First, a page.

Blood Clot Risk with Yaz, Other Oral Contraceptives, FDA Warns
It’s been known for decades that the use of oral contraceptive pills increases the risk of blood clots, but not all pills present the same degree of risk. A new warning from the Food and Drug Administration (FDA) is an example of this difference, and now the labels on Yaz and nearly a dozen other oral contraceptives will note that they carry a higher risk for blood clots than some other pills.
Oral contraceptives with drospirenone are involved
All of the oral contraceptives named by the FDA contain drospirenone, a synthetic version of progesterone, a female hormone. Drospirenone and other synthetic progesterones are also referred to as progestins.
The FDA has been reviewing study results for nearly a year to determine the safety of oral contraceptives that contain drospirenone. Preliminary information about the FDA’s concerns were released on May 31, 2011, when it noted in a Drug Safety Communication that there were conflicting study results regarding the risk of blood clots when using oral contraceptives that contain drospirenone.
In that communication, the FDA explained that it was “currently evaluating the conflicting results from these studies and will look at all currently available information to fully assess the risks and benefits of drospirenone-containing birth control pills.” The agency also promised to release new safety information as it became available.
On September 26, 2011, the FDA released another communication, stating that “it has not yet reached a conclusion, but remains concerned, about the potential increased risk of blood clots with the use of drospirenone-contaiing birth control pills.” By that time, the FDA had finished its review of two 2011 studies that examined the risk of blood clots among users of birth control pills that contained drospirenone, but still had to review another study.
Newest information about oral contraceptives
Now the FDA has made a more solid announcement concerning the use of oral contraceptives that contain drospirenone, yet the agency still has not stated the progestin definitely increases the risk of blood clots (also referred to as venous clotting or venous thrombosis).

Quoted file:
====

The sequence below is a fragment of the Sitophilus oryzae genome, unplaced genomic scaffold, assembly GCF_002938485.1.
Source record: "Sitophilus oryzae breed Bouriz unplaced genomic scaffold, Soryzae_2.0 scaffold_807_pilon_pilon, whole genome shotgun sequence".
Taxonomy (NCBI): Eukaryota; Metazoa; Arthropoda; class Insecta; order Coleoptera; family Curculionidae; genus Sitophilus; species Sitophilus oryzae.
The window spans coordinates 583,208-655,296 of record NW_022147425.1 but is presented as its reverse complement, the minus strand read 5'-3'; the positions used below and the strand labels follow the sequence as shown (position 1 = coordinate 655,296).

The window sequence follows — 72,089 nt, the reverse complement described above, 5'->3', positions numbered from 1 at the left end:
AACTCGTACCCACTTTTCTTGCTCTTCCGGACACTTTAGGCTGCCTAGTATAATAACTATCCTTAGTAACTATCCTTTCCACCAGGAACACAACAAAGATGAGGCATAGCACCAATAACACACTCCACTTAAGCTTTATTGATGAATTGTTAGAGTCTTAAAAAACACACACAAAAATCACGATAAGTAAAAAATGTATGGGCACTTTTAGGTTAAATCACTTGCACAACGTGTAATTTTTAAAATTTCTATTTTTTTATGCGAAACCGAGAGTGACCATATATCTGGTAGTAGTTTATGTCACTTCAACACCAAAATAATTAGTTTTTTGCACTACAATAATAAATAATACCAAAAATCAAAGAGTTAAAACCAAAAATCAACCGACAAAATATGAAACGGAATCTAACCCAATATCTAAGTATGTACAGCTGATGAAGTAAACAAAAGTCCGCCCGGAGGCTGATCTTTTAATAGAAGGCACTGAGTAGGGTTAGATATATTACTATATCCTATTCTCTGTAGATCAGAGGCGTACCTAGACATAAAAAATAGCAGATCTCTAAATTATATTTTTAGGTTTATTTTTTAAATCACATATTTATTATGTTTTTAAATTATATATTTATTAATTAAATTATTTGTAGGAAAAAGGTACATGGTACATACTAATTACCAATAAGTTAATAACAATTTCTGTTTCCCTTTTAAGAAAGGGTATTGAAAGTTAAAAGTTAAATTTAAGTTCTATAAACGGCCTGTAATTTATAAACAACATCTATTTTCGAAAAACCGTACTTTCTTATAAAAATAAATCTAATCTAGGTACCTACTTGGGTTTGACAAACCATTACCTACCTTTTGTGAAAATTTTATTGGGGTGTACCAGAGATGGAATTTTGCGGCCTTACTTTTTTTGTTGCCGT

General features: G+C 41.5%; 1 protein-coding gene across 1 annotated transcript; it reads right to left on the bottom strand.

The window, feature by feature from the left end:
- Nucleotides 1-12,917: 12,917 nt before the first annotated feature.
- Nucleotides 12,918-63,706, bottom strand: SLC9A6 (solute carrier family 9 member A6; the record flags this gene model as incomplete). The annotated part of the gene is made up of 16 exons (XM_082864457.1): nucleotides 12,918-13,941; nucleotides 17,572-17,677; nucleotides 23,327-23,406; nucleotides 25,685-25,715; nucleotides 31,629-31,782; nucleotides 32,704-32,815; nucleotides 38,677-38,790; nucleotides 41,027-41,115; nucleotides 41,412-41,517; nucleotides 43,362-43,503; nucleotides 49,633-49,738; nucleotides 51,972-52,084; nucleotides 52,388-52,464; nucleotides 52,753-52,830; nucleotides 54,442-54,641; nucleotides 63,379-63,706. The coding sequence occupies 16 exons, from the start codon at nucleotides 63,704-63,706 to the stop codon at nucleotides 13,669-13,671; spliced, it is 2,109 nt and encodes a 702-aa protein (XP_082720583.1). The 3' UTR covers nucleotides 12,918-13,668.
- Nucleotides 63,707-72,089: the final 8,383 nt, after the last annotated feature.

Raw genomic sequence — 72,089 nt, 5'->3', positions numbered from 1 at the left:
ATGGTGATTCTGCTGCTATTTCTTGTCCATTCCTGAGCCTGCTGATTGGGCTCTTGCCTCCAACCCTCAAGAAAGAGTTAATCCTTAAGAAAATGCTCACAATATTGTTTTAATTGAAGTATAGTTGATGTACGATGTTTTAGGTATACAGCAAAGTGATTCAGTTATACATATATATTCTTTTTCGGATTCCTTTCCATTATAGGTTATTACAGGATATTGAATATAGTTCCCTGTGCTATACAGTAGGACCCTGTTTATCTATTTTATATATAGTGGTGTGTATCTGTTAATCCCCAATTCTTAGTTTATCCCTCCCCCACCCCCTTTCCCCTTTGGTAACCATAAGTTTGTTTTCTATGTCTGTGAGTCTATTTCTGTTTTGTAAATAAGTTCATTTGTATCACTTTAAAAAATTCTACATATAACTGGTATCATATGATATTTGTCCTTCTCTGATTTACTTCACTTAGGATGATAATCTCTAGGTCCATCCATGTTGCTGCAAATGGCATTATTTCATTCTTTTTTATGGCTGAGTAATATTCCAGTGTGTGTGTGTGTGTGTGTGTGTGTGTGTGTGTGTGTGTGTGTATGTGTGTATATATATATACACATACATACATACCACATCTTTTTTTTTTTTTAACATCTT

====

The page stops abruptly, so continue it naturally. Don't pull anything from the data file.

What the FDA has said is that it “has concluded that drospirenone-containing birth control pills may be associated with a higher risk for blood clots than other progestin-containing pills.” The degree of that risk varies from about 1.5 to 3 times that associated with other birth control pills.
The oral contraceptives that contain drospirenone include Beyaz, Gianvi, Loryna, Ocella, Safyral, Syeda, Yasmin, Yaz, and Zarah, and two generic formulas. All of these products contain 3 mg of drospirenone and either 0.02 or 0.03 mg of ethinyl estradiol, while Beyaz and Safyral also contain 0.451 mg of levomefolate calcium, which provides the B vitamin folate.
The labels of these products will now reflect the new information about the increased risk of blood clots. According to the FDA communication, the new labels (Beyaz, Safyral, Yasmin, Yaz) will show that some studies reflected as high as a threefold increase in a woman’s risk of blood clots when using oral contraceptives that contain drospirenone compared with products that contain levonorgestrel or other progestins.
Among the other possible risks associated with birth control pills is cancer. The National Cancer Institute notes that some studies suggest the use of oral contraceptives slightly increases the risk of breast cancer, but that the risk potential returns to normal a decade or more after women stop using the Pill.
The Institute also points out that women who use oral contraceptives have a reduced risk of endometrial and ovarian cancer, and that there may be an increased risk of cervical cancer. This latter risk, however, may be because sexually active women are more likely to become infected with human papillomavirus, which causes most cases of cervical cancer.
This new communication from the FDA is both a warning and a reminder to women that not all birth control pills are alike. Women have a choice when selecting an oral contraceptive, and they should discuss those choices with their healthcare professional so they can minimize their risk of blood clots and other risks associated with the Pill.
FDA Drug Safety Communications: April 10, 2012; May 31, 2011; September 26, 2011
National Cancer Institute
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